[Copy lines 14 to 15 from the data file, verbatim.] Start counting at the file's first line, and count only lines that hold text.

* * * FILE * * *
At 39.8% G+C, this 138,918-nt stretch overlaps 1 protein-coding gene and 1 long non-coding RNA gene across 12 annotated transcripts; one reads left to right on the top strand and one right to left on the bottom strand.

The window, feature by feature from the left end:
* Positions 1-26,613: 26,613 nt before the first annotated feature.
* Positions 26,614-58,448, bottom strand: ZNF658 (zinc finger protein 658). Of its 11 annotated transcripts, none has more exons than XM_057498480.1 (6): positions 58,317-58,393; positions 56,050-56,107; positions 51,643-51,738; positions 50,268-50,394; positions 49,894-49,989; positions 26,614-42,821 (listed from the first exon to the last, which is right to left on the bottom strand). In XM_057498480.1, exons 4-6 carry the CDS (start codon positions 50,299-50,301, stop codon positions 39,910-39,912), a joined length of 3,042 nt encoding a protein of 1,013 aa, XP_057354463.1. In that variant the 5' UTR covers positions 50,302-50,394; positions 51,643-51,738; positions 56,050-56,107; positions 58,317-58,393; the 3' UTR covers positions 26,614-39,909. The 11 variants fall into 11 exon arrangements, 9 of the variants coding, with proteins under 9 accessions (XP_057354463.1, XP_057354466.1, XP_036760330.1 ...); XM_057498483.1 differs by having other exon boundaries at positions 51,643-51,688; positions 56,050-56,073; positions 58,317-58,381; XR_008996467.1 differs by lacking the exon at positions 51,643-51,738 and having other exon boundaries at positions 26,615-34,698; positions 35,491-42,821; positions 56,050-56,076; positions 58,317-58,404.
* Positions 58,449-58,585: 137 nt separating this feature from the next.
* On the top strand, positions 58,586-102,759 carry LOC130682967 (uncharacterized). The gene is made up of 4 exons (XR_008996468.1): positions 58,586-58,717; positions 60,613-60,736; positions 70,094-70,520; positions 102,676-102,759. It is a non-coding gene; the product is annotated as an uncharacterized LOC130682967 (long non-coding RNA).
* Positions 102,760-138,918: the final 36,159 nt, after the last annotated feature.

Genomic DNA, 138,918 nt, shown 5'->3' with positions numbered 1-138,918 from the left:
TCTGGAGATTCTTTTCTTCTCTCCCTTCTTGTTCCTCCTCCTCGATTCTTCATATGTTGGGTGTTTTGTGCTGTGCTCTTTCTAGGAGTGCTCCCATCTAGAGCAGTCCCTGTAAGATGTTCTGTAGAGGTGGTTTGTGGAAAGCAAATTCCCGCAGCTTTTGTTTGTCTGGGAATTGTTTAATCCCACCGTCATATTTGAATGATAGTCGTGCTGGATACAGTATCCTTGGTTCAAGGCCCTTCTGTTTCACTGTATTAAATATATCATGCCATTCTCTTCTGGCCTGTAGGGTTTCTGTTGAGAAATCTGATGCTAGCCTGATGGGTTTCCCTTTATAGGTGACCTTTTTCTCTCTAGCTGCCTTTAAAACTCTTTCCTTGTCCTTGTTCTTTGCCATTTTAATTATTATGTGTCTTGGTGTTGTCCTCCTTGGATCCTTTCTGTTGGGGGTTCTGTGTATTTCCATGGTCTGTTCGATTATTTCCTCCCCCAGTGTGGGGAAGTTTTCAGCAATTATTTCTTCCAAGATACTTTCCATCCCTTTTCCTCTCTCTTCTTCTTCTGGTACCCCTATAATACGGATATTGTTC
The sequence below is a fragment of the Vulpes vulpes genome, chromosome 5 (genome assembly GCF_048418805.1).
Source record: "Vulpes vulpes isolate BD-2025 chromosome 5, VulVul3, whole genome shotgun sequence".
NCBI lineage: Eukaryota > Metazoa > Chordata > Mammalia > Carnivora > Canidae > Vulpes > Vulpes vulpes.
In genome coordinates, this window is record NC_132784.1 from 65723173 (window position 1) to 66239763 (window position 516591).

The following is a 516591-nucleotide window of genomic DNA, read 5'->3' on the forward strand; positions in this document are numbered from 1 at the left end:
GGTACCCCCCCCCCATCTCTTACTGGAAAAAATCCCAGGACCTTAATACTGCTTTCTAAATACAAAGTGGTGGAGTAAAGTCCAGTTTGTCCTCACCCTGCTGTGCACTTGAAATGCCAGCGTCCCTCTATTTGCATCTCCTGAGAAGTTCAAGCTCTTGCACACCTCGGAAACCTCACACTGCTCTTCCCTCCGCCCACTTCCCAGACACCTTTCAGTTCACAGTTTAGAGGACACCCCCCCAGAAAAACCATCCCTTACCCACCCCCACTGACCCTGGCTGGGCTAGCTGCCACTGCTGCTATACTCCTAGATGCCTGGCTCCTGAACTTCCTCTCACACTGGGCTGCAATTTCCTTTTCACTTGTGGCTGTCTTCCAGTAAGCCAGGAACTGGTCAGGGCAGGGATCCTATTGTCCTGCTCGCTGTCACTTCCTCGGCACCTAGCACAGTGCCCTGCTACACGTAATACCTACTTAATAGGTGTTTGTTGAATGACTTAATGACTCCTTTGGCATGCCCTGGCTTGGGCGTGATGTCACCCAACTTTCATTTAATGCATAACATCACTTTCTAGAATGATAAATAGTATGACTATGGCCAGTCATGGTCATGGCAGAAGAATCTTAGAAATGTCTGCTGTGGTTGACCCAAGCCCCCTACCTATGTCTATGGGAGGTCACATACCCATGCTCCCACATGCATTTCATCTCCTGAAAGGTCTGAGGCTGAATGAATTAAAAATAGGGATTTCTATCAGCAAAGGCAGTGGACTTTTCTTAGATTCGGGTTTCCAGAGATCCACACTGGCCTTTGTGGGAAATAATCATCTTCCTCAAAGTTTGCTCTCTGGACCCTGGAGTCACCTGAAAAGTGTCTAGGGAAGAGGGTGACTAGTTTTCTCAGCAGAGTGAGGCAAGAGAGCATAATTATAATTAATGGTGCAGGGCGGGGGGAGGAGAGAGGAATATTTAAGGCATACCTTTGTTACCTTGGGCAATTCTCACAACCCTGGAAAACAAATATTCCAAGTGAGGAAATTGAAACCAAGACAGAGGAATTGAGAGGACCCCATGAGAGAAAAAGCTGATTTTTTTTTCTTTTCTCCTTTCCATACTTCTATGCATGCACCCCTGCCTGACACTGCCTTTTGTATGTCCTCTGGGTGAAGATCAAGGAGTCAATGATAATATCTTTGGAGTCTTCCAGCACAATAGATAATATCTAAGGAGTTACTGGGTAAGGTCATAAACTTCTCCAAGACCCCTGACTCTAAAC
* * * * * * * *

The following is a 516591-nucleotide window of genomic DNA, read 5'->3' on the forward strand; positions in this document are numbered from 1 at the left end:
GGTACCCCCCCCCCATCTCTTACTGGAAAAAATCCCAGGACCTTAATACTGCTTTCTAAATACAAAGTGGTGGAGTAAAGTCCAGTTTGTCCTCACCCTGCTGTGCACTTGAAATGCCAGCGTCCCTCTATTTGCATCTCCTGAGAAGTTCAAGCTCTTGCACACCTCGGAAACCTCACACTGCTCTTCCCTCCGCCCACTTCCCAGACACCTTTCAGTTCACAGTTTAGAGGACACCCCCCCAGAAAAACCATCCCTTACCCACCCCCACTGACCCTGGCTGGGCTAGCTGCCACTGCTGCTATACTCCTAGATGCCTGGCTCCTGAACTTCCTCTCACACTGGGCTGCAATTTCCTTTTCACTTGTGGCTGTCTTCCAGTAAGCCAGGAACTGGTCAGGGCAGGGATCCTATTGTCCTGCTCGCTGTCACTTCCTCGGCACCTAGCACAGTGCCCTGCTACACGTAATACCTACTTAATAGGTGTTTGTTGAATGACTTAATGACTCCTTTGGCATGCCCTGGCTTGGGCGTGATGTCACCCAACTTTCATTTAATGCATAACATCACTTTCTAGAATGATAAATAGTATGACTATGGCCAGTCATGGTCATGGCAGAAGAATCTTAGAAATGTCTGCTGTGGTTGACCCAAGCCCCCTACCTATGTCTATGGGAGGTCACATACCCATGCTCCCACATGCATTTCATCTCCTGAAAGGTCTGAGGCTGAATGAATTAAAAATAGGGATTTCTATCAGCAAAGGCAGTGGACTTTTCTTAGATTCGGGTTTCCAGAGATCCACACTGGCCTTTGTGGGAAATAATCATCTTCCTCAAAGTTTGCTCTCTGGACCCTGGAGTCACCTGAAAAGTGTCTAGGGAAGAGGGTGACTAGTTTTCTCAGCAGAGTGAGGCAAGAGAGCATAATTATAATTAATGGTGCAGGGCGGGGGGAGGAGAGAGGAATATTTAAGGCATACCTTTGTTACCTTGGGCAATTCTCACAACCCTGGAAAACAAATATTCCAAGTGAGGAAATTGAAACCAAGACAGAGGAATTGAGAGGACCCCATGAGAGAAAAAGCTGATTTTTTTTTCTTTTCTCCTTTCCATACTTCTATGCATGCACCCCTGCCTGACACTGCCTTTTGTATGTCCTCTGGGTGAAGATCAAGGAGTCAATGATAATATCTTTGGAGTCTTCCAGCACAATAGATAATATCTAAGGAGTTACTGGGTAAGGTCATAAACTTCTCCAAGACCCCTGACTCTAAAC